sundaymorningstaple wrote:After 16 years here as a recruiter and HR Manager, I can probably tell you exactly what happened as it happens all too often. What you insinuated in your CV didn't measure up in your conversations at the interview. This often happens as most people tend to embellish their CV in order to try to sell themselves to get that all important 1st Interview. Problem is, if you have naught to back it up, you will soon be found out. This problem is very prevalent amongst Singaporeans and those from the subcontinent as well. If you aren't 100% with what you wrote, and get interviewed by the end user, you will be caught out for sure. On the otherhand, if your were interviewed by a run of the mill HR exec. then there is the possibility you got interviewed by an imbecile as most HR execs here couldn't interview themselves out of a wet paper bag.


Well, their final feedback was that they were going to keep me active for a more relevant position. I have to admit that I am younger than most others with my title in the US, so it might have been a stretch in Singapore. Also, my current pay package may have scared them off. That, combined with the fact that I am relatively younger for that position, may have taken me out of the pool. But like I said, they had all this information before the call. I was interviewed by the SVP (head of the division) and the senior HR manager (at the same time).

I have interviewed and have been interviewed numerous times and I believe I can tell when an interview goes well. The conversation was lively (no awkward moments) and friendly and it ended with them telling me to reach out to them if I had any questions at all. Now that I think about it, maybe this was never meant to be a serious interview, perhaps an informational interview. Hence their decision to keep my CV active for a more relevant position....?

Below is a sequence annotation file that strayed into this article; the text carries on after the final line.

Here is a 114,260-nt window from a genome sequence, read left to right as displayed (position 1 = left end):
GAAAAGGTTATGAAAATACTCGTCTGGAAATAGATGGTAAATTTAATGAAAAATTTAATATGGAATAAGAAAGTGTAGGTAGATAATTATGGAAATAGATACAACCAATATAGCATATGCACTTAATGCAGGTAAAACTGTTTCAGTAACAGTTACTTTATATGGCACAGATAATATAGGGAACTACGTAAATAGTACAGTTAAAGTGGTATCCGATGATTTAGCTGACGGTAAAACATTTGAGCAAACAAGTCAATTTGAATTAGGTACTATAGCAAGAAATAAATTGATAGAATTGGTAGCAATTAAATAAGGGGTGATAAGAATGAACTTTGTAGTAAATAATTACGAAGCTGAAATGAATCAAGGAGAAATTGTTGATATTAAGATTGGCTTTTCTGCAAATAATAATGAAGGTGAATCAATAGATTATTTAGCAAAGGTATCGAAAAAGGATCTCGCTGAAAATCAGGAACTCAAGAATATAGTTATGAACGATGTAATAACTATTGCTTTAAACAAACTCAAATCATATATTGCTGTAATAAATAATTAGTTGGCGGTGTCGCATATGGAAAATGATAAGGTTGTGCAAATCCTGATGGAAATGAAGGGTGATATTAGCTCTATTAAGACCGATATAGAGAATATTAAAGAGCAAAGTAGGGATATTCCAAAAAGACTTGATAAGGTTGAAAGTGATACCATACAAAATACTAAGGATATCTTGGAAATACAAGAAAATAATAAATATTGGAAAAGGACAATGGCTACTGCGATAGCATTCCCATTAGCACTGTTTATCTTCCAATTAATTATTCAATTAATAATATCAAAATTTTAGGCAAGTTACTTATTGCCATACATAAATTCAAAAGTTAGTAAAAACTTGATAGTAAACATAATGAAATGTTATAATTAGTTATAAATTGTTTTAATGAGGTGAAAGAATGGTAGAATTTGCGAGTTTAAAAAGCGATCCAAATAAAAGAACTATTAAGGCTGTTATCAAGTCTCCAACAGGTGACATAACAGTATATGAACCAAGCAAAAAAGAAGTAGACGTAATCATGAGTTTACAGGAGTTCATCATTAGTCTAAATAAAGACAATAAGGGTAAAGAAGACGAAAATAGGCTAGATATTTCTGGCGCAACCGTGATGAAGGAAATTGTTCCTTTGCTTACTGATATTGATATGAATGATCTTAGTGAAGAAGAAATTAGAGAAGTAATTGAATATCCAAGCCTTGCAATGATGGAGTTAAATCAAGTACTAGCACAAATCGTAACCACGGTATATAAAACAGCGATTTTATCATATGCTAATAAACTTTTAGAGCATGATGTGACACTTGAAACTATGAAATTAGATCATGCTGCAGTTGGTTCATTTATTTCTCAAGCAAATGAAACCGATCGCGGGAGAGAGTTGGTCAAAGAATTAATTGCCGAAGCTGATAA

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Postby sundaymorningstaple » Thu, 11 Jun 2009 11:03 pm

Well, as you already know it all. I'm out of here...... Good luck. :-|

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Postby irvine » Fri, 12 Jun 2009 1:29 pm

What I got once from a few local interviewers. Verbatim

"How old are you?"
"You look very young for doing this much. Tell me again what exactly did you do."
"Oh you're getting married?"
"Are you planning to have a baby soon?"
"I hope you're not having a baby in the next 1-2 years. Bcoz you will be very busy doing the job."
"How much time do you spend with your partner? Do you have to spend a lot of time with your partner?"
"Where are you staying? Why don't you move nearer to the office so it's easier for you to come to work?"

Hahaha.. interesting. For a while, I thought they were interviewing for a 24/7 maid.

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Postby madura » Mon, 15 Jun 2009 3:00 pm

road.not.taken wrote:It's not affirmative action though as SE The bias doesn't just include the want ads either, how about the classified ads for real estate that say NO INDIANS.


Well, I see expats advertising for housemates - "(certain nationality) only" or "(certain race) only". Racism isn't a Singaporean thing, they're just more blatant about it.

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Postby kaseyma » Wed, 17 Jun 2009 2:54 am

madura wrote:Well, I see expats advertising for housemates - "(certain nationality) only" or "(certain race) only". Racism isn't a Singaporean thing, they're just more blatant about it.

When it comes to living with housemates, not everyone is into cultural diversity. Just the way it is.